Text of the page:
The marriage licence is signed. Rings are exchanged. At the very end they kiss to the sound of the Poguesâ€™ song, I Love You Till the End.
Afterwards they seem really happy. â€œThatâ€™s an unusual feeling,â€ says Jim, holding up his wedding finger. â€œIâ€™ve never worn jewellery in my life. Iâ€™m heavier on one side all of a sudden.â€
Sarah laughs. â€œHe was joking that youâ€™ll need [to book] next Wednesday for the divorce.â€
â€œIt was nice to see them have a special day, they deserve it,â€ says their son.
After 25 years, do they feel different?
â€œCompletely!â€ says Sarah and laughs. â€œAh no, itâ€™s lovely. I feel married. It feels right. It took a bit of time, but it feels right.â€
The next couple, 40-somethingsÂ Neil FergusonÂ andÂ Marie Ryan, are here with their four-year-old son, Jamie, Ryanâ€™s parents, who have come up fromÂ Limerick, and Fergusonâ€™s brother.
Theyâ€™re not particularly nervous. â€œWeâ€™ve been together so long and we have this little guy,â€ says Ryan.
We got engaged last October but there were no jewellers open, so there were three jelly rings for today
Theyâ€™re very relaxed. Her lovely dress even has pockets she can put her hands into. â€œYou canâ€™t go wrong with pockets,â€ she says.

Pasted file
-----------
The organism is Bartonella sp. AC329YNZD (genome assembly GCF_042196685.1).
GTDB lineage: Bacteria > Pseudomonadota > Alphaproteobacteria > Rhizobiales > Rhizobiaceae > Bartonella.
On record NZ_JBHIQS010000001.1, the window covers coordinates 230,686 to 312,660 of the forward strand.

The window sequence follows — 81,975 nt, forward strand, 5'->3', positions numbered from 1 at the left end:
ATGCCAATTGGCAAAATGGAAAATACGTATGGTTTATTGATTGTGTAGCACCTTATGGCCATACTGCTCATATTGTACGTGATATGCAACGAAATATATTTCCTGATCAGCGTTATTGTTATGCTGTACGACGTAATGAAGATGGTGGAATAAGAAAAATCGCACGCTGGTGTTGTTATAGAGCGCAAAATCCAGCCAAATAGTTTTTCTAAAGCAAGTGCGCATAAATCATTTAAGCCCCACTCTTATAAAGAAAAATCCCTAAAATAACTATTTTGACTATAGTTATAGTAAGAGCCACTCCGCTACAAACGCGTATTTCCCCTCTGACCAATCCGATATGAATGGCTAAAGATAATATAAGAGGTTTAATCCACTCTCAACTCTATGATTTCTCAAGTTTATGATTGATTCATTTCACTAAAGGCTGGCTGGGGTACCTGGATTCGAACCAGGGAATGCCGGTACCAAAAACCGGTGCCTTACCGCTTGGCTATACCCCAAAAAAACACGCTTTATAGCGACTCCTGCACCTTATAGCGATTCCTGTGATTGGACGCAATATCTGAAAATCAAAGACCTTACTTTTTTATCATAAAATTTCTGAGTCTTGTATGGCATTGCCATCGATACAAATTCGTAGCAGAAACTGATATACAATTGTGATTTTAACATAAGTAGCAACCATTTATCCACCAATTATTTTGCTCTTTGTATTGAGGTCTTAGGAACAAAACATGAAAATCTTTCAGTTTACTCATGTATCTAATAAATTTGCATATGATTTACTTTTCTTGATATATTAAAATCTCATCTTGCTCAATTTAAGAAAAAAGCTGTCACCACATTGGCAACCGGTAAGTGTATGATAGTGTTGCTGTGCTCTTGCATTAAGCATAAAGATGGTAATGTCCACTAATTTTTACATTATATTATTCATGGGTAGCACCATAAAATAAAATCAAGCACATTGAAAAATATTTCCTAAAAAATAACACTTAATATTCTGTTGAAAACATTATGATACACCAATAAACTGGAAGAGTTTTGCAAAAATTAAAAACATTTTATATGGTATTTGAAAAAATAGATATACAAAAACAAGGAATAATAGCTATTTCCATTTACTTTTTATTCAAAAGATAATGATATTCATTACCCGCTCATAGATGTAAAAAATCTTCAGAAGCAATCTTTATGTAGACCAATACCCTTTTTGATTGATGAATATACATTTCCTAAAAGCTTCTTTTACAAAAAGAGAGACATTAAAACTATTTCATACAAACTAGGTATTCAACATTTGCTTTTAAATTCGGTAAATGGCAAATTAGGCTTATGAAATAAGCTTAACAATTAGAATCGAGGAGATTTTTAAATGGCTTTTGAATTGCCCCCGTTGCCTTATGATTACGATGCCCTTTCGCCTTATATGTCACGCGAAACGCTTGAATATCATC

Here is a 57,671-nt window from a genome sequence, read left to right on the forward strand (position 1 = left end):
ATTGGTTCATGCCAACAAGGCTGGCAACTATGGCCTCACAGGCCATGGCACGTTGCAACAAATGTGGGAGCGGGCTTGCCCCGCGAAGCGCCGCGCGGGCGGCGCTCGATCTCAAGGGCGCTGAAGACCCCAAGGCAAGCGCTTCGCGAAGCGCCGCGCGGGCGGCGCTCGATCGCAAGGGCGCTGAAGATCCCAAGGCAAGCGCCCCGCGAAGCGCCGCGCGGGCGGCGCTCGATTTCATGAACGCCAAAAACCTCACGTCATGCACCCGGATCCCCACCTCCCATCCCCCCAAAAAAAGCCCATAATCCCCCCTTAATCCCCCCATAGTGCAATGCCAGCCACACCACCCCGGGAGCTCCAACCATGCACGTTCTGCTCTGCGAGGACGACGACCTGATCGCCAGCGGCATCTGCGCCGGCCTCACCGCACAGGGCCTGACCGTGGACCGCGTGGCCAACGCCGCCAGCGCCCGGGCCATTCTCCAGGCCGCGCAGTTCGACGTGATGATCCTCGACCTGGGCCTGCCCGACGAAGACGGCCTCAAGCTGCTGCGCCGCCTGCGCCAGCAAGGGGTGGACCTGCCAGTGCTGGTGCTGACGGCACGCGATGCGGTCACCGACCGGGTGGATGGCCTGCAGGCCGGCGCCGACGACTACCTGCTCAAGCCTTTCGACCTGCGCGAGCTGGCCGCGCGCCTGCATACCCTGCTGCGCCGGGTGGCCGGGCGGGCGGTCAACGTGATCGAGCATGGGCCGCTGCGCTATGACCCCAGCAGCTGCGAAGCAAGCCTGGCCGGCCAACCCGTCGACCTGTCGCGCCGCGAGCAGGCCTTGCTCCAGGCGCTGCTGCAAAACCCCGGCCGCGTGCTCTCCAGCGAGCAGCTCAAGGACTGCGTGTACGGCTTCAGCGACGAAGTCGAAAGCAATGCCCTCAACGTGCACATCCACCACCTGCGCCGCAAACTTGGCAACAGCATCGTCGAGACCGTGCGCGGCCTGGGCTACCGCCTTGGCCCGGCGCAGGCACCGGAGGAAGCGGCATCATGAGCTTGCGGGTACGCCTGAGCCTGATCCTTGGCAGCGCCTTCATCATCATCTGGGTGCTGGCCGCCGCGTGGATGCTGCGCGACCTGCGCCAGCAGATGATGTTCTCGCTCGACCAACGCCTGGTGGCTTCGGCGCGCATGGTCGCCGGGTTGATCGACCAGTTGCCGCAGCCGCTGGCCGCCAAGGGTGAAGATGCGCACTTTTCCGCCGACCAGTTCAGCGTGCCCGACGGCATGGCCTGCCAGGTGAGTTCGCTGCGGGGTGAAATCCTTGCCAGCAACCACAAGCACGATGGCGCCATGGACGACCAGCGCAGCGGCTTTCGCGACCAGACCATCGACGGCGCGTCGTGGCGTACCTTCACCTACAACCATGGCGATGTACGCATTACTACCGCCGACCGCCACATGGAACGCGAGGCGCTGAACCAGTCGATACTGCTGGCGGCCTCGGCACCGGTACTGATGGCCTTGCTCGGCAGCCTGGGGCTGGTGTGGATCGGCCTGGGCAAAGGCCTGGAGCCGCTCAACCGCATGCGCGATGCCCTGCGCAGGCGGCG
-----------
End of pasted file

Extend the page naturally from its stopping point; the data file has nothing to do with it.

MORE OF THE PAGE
Ryan works in aviation. Ferguson is a teacher and this is during the midterm break. Teachers often get married during the midterm, Dodrill tells me. She can often guess someoneâ€™s profession purely from the timing of the wedding. People who work in hospitality, she says, usually get married on a Monday.
Did Covid affect their plans? Ferguson thinks theyâ€™d probably have done something like this anyway. â€œThis number of six [people] altogether is even better in one regard because itâ€™s less organisation and more concentration on ourselves and him [Jamie].â€
The pandemic has affected things in some ways though. Ferguson opens a ring box to show three jelly rings. â€œWe got engaged last October but there were no jewellers open, so there were three jelly rings for today. Obviously, weâ€™re getting married but Jamie would be upset if he wasnâ€™t getting a jelly ring as well. But when the jewellers is back open again, weâ€™ll get a nice ring as well.â€
They could get these ones preserved, I suggest. They laugh. â€œWeâ€™ll frame them,â€ says Ferguson.
â€œI donâ€™t think theyâ€™ll last that long,â€ says Ryan, pointing at Jamie. â€œWe have a jelly fan.â€
What are their plans for afterwards? â€œJust go back [home] with the three of us and Marieâ€™s parents and my brother and have something very simple. And tonight me and Marie are going to stay in the Shelbourne for the night.â€